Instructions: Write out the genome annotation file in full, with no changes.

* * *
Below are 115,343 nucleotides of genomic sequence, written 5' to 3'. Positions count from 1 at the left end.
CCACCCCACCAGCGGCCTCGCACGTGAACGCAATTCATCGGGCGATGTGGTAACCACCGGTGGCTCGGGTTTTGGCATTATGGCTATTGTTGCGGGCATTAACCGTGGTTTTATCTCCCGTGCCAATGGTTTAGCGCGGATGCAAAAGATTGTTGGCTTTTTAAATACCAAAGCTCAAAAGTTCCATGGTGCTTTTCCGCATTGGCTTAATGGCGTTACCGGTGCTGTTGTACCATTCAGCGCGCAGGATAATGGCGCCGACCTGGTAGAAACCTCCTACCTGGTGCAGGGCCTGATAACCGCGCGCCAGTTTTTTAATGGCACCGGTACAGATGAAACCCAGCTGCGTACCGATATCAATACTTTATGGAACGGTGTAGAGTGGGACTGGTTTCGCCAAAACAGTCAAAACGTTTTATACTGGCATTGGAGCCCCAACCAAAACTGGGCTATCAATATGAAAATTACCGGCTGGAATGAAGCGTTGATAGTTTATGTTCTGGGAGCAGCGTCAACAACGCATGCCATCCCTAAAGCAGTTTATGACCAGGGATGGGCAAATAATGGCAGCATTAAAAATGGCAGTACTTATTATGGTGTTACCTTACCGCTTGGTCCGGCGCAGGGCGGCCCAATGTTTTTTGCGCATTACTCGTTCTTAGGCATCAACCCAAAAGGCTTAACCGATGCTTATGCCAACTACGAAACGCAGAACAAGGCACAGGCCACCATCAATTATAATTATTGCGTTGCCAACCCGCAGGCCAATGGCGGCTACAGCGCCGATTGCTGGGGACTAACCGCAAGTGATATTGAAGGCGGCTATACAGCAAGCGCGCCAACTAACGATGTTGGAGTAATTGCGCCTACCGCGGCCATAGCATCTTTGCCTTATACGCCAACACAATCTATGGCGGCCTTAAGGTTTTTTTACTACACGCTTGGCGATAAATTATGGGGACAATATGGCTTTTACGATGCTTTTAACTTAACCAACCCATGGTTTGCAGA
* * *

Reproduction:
Below are 115,343 nucleotides of genomic sequence, written 5' to 3'. Positions count from 1 at the left end.
CCACCCCACCAGCGGCCTCGCACGTGAACGCAATTCATCGGGCGATGTGGTAACCACCGGTGGCTCGGGTTTTGGCATTATGGCTATTGTTGCGGGCATTAACCGTGGTTTTATCTCCCGTGCCAATGGTTTAGCGCGGATGCAAAAGATTGTTGGCTTTTTAAATACCAAAGCTCAAAAGTTCCATGGTGCTTTTCCGCATTGGCTTAATGGCGTTACCGGTGCTGTTGTACCATTCAGCGCGCAGGATAATGGCGCCGACCTGGTAGAAACCTCCTACCTGGTGCAGGGCCTGATAACCGCGCGCCAGTTTTTTAATGGCACCGGTACAGATGAAACCCAGCTGCGTACCGATATCAATACTTTATGGAACGGTGTAGAGTGGGACTGGTTTCGCCAAAACAGTCAAAACGTTTTATACTGGCATTGGAGCCCCAACCAAAACTGGGCTATCAATATGAAAATTACCGGCTGGAATGAAGCGTTGATAGTTTATGTTCTGGGAGCAGCGTCAACAACGCATGCCATCCCTAAAGCAGTTTATGACCAGGGATGGGCAAATAATGGCAGCATTAAAAATGGCAGTACTTATTATGGTGTTACCTTACCGCTTGGTCCGGCGCAGGGCGGCCCAATGTTTTTTGCGCATTACTCGTTCTTAGGCATCAACCCAAAAGGCTTAACCGATGCTTATGCCAACTACGAAACGCAGAACAAGGCACAGGCCACCATCAATTATAATTATTGCGTTGCCAACCCGCAGGCCAATGGCGGCTACAGCGCCGATTGCTGGGGACTAACCGCAAGTGATATTGAAGGCGGCTATACAGCAAGCGCGCCAACTAACGATGTTGGAGTAATTGCGCCTACCGCGGCCATAGCATCTTTGCCTTATACGCCAACACAATCTATGGCGGCCTTAAGGTTTTTTTACTACACGCTTGGCGATAAATTATGGGGACAATATGGCTTTTACGATGCTTTTAACTTAACCAACCCATGGTTTGCAGA